The first workshop for the DEMETO project, held Sept. 28 in Brussels.

The European Union will invest millions of euros into advancing a microwave depolymerization technology for PET container scrap and polyester in discarded textiles.

The project, called Depolymerization by Microwave Technology (DEMETO), recently kicked off at an event in Brussels. DEMETO’s goal is to push a technology developed by gr3n, a Swiss company, to industrial scale.

The technology uses microwaves in an alkaline hydrolysis depolymerization reaction. PET is separated into its building blocks, ethylene glycol (EG) and purified terephthalic acid (PTA), so they can be reused to make virgin PET. The use of microwaves helps overcome economic challenges in using the hydrolysis approach.

“DEMETO proposes the industrialisation and demonstration at full-scale of a new industrial process which allows to chemically recycle PET bottles, food containers and even textiles in a highly profitable and environmentally sustainable way,” Maurizio Crippa, CEO of gr3n, stated in a press release.

The focus at the start of the project will be colored PET bottle scrap, but the technology can be applied to difficult-to-recover PET streams, as well. Clothing company H&M and the European Outdoor Group, a sporting goods industry association, are among the 13 project partners.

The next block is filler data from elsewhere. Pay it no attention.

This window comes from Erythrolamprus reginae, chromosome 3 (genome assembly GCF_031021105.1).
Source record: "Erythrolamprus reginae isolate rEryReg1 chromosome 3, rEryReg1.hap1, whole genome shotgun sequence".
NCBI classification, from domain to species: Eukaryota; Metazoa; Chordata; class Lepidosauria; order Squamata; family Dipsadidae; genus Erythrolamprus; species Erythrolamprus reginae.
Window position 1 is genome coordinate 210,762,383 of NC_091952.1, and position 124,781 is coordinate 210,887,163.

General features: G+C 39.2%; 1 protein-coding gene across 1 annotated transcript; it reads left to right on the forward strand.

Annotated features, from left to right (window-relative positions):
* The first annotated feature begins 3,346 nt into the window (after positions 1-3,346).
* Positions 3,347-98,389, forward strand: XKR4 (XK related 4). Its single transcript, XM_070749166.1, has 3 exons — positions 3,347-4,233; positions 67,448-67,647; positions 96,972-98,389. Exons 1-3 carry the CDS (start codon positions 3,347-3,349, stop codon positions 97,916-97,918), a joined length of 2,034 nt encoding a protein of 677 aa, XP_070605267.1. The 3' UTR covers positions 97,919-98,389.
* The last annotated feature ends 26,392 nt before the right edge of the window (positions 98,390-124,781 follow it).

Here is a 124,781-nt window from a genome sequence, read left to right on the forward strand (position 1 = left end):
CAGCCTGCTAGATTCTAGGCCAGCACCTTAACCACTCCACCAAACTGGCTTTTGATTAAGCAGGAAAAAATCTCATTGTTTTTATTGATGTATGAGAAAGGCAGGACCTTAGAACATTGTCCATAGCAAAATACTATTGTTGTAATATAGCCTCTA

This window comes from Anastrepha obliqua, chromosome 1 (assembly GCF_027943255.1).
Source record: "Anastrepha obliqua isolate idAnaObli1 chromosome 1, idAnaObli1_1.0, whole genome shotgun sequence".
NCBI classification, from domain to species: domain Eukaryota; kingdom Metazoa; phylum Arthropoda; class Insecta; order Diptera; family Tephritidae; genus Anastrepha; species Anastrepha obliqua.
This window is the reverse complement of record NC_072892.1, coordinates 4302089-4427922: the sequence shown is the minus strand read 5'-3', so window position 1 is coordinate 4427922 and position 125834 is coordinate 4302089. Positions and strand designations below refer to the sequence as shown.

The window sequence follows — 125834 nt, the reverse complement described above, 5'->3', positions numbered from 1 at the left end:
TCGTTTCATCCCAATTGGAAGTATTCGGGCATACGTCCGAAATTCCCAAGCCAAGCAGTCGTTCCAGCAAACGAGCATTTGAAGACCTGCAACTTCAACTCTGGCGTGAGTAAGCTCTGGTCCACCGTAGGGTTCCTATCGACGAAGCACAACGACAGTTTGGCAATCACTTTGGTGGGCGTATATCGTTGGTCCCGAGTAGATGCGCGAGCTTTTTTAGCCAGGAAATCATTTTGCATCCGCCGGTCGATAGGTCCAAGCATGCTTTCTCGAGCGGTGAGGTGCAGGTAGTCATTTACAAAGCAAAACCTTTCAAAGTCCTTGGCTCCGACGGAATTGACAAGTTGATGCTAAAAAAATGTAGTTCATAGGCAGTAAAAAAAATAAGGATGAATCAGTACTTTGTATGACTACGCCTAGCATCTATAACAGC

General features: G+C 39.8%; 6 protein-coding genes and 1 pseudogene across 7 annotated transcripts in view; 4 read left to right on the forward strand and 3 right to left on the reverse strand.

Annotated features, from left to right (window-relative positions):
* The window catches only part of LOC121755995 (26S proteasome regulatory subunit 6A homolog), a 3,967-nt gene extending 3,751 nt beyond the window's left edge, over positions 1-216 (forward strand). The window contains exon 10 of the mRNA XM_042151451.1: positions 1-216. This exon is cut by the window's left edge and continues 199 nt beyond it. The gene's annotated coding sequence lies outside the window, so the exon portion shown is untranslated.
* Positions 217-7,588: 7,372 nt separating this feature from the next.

The project is coordinated by the Italian company Processi Innovativi, which will build the full-scale depolymerization plants. The reactors will be supplied by gr3n.

The project received funding through the European Union’s Horizon 2020 research and innovation program. Of the total estimated 9.9 million euro (about $11.7 million), nearly 80 percent is funded by the European Union.

Microwaves have potential for reducing costs in depolymerization processes, which can otherwise be energy intensive. In Canada, startup Pyrowave is using microwaves to produce styrene monomers from polystyrene scrap.

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